Coastal Waters

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The coast is where land meets the sea or the ocean, and coastal waters form a natural boundary that is dynamic and changes due to various hydromorphological, climate- and weather-driven, and human-related processes. Depending on their location around the world, coastal waters can be affected and transformed by tides, waves, currents, storm surges, sediment transport and sea level rise, some of which can cause coastal flooding and erosion. Coastal defence engineering and shoreline management are often used to mediate these effects.

 

Coastal waters, including estuaries (where rivers meet the sea), are often areas of concentrated human activities and associated pressures. Pollution, eutrophication and deteriorating water quality are common issues in coastal areas, affecting the quality of bathing waters and water used in other activities, such as fisheries and aquaculture. In the recent decades, increased ship traffic, oil spill incidents, changing land use and climate change have had an adverse effect on coastal waters, globally. As a result, environmental protection measures need often put in place, to ensure ecosystem services are properly assessed and sustainably managed.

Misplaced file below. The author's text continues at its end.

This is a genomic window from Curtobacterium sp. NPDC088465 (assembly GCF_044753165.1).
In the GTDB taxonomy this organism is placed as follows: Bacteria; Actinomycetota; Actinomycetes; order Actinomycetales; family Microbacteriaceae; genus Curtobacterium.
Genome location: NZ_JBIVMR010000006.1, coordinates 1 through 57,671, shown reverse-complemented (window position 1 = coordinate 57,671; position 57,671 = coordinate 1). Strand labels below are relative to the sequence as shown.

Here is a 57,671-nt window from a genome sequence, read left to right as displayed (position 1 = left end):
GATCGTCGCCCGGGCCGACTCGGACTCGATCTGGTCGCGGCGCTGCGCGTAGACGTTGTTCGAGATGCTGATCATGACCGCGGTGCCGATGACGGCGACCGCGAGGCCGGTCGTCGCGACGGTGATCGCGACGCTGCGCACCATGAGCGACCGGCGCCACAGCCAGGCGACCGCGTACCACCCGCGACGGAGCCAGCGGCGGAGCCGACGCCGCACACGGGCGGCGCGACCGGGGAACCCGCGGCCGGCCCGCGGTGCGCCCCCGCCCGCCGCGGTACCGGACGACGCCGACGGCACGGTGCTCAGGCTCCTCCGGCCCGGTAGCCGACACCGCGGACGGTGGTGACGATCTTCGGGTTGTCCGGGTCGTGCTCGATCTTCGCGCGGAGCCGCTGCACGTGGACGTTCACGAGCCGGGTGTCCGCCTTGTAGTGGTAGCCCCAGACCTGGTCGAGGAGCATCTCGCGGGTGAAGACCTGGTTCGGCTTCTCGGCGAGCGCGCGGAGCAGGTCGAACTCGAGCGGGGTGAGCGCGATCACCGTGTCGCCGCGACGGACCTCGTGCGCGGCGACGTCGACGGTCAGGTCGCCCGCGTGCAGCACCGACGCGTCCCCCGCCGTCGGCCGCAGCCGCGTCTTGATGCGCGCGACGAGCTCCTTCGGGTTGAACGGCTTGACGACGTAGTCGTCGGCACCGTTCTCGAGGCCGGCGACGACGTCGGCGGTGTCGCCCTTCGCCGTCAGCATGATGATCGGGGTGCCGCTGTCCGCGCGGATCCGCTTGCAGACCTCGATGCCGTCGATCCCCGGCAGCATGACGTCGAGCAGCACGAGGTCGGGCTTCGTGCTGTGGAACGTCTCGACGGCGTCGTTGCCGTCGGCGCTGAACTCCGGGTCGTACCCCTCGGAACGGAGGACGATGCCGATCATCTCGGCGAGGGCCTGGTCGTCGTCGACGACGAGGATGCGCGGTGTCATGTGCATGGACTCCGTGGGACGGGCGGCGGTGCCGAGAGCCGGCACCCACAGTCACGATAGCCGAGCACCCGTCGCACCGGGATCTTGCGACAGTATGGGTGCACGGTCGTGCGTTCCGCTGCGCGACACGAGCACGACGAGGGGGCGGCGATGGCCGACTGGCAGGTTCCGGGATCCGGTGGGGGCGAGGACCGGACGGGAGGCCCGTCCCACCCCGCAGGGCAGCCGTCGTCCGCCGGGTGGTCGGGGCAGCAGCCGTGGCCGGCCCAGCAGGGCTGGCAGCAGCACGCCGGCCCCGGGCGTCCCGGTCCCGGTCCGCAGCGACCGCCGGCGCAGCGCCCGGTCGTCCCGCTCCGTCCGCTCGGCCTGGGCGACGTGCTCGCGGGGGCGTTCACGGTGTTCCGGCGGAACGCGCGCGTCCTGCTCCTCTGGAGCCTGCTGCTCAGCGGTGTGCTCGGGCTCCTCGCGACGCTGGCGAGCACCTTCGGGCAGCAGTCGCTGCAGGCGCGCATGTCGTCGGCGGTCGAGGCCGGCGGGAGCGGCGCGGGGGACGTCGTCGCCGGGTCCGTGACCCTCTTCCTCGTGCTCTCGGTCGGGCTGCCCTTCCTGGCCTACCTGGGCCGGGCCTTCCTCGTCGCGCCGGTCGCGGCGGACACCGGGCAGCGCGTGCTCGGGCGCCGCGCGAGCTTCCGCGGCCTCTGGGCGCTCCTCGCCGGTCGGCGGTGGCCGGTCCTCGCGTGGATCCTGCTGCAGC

The EU H2020 Coastal Waters Research Synergy Framework (Co-ReSyF) will deliver a platform to support and monitor economic and social coastal activities (e.g. fisheries, harbour operations, ship traffic monitoring, oil spill detection) in a changing world. For a list of the research applications currently being developed in Co-ReSyF, see here.